Planning and hosting our first customer event

Justin Rosenstein

A few weeks ago, we held our first-ever customer event. We invited a small, special group of Asana enthusiasts to join us at our office for drinks, food, and a whole lot of information about Asana. We wanted to create a space where Asana champions from local companies could get even more ideas about how to use Asana to achieve more with their team.

Our co-founder Justin Rosenstein spoke about how Asana uses Asana. Jackie, one of our Product Managers, then gave an overview about we make product decisions and what’s next on the roadmap.

Why did we host a customer event?
In January of this year, I left my role as our Customer Support lead and joined the Sales team to start our Customer Success program (or CSP). The question we set out to answer was, “How can we help our customers best use Asana to meet their teams’ unique needs?”

Since many of our customers are extremely passionate about Asana and know the needs of their teams well, we decided that it made the most sense to invite these Asana “champions” to our office. Hosting events like this one is one way we’re experimenting with empowering our champions. By sharing the ways we use Asana, we hope champions bring fresh ideas on ways to use Asana back to their teams.

How is Customer Success different from Customer Support?
The line between Sales and Support is certainly fuzzy. While the Support team is focused on resolving customer issues, the CSP helps customers use Asana in the right ways for their needs. For instance, we guide our customers to use Asana to capture steps in a project, manage individual tasks, and run great meetings.

Our ultimate goal is to help all of our customers, not just champions, be successful with Asana. We make customers happy by creating long-term value for them, not by talking them into using a product that doesn’t meet their needs. We’ve even gone so far as to say, “That use-case isn’t a great fit for Asana. Here’s another tool that might better meet your needs.”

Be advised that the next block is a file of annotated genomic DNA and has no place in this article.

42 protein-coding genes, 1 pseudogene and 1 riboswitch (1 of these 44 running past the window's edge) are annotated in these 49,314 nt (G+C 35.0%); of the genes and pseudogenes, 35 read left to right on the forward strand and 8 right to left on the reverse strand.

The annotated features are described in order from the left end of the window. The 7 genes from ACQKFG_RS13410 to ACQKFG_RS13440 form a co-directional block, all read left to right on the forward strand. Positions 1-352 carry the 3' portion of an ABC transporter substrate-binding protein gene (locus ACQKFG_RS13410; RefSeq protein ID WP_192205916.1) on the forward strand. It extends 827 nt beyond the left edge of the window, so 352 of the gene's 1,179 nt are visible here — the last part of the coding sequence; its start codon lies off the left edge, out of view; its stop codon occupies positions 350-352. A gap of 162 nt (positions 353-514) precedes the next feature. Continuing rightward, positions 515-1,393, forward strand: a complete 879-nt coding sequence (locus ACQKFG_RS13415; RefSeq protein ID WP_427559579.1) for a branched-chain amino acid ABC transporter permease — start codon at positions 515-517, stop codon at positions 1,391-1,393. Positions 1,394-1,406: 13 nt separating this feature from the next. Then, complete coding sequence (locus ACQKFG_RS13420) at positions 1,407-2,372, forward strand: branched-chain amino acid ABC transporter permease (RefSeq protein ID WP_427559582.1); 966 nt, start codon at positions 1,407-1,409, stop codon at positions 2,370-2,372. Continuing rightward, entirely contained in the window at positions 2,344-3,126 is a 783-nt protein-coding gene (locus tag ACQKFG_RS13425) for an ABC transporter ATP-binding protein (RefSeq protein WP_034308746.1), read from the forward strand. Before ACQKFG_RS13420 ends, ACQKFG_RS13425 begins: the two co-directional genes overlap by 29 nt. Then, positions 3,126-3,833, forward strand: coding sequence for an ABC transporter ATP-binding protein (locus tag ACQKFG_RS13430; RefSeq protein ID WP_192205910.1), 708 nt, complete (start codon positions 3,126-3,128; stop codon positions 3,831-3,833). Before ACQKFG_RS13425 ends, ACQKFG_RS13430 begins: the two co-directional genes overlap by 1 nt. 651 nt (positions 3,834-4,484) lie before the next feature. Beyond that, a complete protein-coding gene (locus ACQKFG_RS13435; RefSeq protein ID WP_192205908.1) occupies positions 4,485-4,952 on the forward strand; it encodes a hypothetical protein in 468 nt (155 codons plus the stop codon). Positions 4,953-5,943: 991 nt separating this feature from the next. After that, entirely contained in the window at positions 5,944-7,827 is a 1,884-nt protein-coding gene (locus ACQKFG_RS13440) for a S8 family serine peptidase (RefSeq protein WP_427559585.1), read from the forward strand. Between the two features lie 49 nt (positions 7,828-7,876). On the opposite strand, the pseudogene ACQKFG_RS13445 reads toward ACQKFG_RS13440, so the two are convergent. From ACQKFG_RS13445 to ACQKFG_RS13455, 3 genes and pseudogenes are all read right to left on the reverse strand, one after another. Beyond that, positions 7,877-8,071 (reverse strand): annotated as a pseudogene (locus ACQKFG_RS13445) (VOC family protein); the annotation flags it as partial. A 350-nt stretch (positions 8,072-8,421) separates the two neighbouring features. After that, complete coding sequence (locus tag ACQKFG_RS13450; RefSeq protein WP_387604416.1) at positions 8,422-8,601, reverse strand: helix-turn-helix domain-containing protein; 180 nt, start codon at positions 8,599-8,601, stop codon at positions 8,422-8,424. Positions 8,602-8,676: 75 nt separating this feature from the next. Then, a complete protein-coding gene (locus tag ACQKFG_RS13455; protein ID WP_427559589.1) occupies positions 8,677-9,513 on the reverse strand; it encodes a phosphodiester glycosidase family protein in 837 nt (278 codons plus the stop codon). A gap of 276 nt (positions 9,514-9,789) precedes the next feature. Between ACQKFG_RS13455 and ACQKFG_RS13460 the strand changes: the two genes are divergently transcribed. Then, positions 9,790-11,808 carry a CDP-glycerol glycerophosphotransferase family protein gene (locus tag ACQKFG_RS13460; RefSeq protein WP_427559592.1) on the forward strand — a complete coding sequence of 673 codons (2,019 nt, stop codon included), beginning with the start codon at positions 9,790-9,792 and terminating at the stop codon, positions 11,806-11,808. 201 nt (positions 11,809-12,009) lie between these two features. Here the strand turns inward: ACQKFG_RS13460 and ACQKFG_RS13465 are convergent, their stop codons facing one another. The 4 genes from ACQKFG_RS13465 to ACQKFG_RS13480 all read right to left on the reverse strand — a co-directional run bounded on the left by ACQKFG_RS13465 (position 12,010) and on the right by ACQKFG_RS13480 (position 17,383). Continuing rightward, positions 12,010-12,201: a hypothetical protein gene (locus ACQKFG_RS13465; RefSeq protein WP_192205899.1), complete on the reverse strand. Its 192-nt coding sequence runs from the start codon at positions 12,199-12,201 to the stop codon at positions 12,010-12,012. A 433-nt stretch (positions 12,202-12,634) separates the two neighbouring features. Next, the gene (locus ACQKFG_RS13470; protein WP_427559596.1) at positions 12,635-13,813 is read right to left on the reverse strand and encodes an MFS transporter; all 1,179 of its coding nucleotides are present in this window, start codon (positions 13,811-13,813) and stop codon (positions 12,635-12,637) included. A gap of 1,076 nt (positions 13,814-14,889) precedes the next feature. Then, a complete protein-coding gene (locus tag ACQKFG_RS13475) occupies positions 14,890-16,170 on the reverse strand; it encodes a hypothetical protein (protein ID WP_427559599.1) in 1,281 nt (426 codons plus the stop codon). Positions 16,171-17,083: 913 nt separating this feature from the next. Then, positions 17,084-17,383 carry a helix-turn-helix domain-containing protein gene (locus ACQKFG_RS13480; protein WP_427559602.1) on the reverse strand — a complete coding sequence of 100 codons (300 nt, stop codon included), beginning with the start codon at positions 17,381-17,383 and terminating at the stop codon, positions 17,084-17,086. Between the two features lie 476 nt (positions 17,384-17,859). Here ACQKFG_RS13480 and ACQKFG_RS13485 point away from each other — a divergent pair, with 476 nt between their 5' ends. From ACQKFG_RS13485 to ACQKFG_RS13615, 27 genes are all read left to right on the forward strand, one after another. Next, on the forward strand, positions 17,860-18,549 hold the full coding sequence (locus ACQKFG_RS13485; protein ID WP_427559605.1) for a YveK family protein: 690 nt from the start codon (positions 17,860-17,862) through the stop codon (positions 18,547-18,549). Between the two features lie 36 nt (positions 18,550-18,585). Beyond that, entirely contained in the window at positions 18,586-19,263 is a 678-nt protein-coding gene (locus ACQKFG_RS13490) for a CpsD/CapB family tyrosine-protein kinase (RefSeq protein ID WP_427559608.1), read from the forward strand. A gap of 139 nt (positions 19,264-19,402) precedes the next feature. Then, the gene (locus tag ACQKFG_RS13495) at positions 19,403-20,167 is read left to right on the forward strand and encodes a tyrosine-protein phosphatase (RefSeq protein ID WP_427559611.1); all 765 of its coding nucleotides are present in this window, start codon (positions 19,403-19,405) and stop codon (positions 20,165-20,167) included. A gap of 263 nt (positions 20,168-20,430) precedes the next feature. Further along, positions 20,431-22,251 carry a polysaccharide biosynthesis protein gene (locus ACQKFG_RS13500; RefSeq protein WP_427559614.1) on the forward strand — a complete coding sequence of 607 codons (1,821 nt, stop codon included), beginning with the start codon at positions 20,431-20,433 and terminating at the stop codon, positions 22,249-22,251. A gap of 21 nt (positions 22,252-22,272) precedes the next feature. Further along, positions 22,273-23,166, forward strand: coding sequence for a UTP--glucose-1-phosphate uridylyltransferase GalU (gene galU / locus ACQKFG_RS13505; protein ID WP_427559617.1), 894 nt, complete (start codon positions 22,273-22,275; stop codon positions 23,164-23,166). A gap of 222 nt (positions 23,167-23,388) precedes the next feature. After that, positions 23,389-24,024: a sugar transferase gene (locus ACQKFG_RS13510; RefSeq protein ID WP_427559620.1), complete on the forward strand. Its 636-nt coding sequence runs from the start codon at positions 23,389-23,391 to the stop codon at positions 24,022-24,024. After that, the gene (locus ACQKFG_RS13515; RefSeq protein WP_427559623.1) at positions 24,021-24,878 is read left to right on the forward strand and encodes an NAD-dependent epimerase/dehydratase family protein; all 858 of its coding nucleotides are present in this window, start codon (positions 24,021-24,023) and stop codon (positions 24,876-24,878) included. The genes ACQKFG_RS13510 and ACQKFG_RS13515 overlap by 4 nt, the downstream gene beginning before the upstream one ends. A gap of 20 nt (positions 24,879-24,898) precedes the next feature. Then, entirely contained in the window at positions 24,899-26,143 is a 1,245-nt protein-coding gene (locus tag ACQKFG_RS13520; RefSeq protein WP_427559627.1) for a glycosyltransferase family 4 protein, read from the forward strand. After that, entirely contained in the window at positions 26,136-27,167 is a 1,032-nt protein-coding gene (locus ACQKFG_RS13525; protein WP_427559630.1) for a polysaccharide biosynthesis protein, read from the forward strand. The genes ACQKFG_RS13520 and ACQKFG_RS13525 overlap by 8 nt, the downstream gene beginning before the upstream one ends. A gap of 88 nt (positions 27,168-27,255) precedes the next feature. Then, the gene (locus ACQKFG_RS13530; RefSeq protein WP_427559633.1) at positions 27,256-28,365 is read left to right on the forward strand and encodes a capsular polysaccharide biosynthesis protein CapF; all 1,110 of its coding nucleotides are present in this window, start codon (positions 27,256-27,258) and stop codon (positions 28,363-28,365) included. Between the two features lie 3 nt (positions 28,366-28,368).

Why is Customer Success important to the rest of the Asana team?
The CSP is all about creating another channel where we can listen closely to our customers. Much like how we use insights from our Support team to improve the product, Customer Success provides useful feedback to our Product, Marketing, and even Support teams. The feedback we get from CSP complements our qualitative and survey data by providing stories from our customers. We use this feedback to make product adjustments and produce content that addresses common questions.

For instance, our Marketing team recently published an article on the Asana Guide about using Asana to manage long-running programs. The article was born out of a doc I created to help answer questions from customers about better organizing their projects.

Successful teamwork
Ultimately, we want our customers to be successful with Asana so that teams achieve more with less effort, and do great things. This is why I’m so personally interested in building a great Customer Success program. Our first customer event was an important step toward empowering our customers to use the product in the best way possible for their teams.

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  • Grzegorz
    Any chance of publishing Jackie’s keynote about making product decisions? Love her posts on Quora and would LOVE to see the presentation. (pretty sure I’m not the only one)
    great blog, I’m using Asana with Salesforce – and slowly but surely, we rely more and more on the Asana tasks.
  • Kristian
    I am looking to startup a Asana Meetup in Toronto – do you know of any user groups already established here that you can help forward me too?
  • Brian
    Love to be able to watch the entire video from the customer forum
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  • Jamie K.
    Great article! I absolutely love all the “How Asana uses Asana” type help and tips. Every week I am learning new things with Asana, and reading more and more of your amazing help articles. One thing that I would super love to see as someone working on a non-profit team, we often have a lot of problems organizing our annual events. I would love to see a help article on how Asana would use their program to plan an event (like, say, the one that happened above).

    We’ve had many years where emails got lost, people were unsure of who was in charge of what tasks, and deadlines were missed because of insufficient time allowed to hit them (hey, volunteers are volunteers, after all). I believe Asana could change that–the difficult thing is seeing how to put it together. I find that the best route for using Asana as the charity we are is taking an example, and making it fit us. I’d love to do that in this case!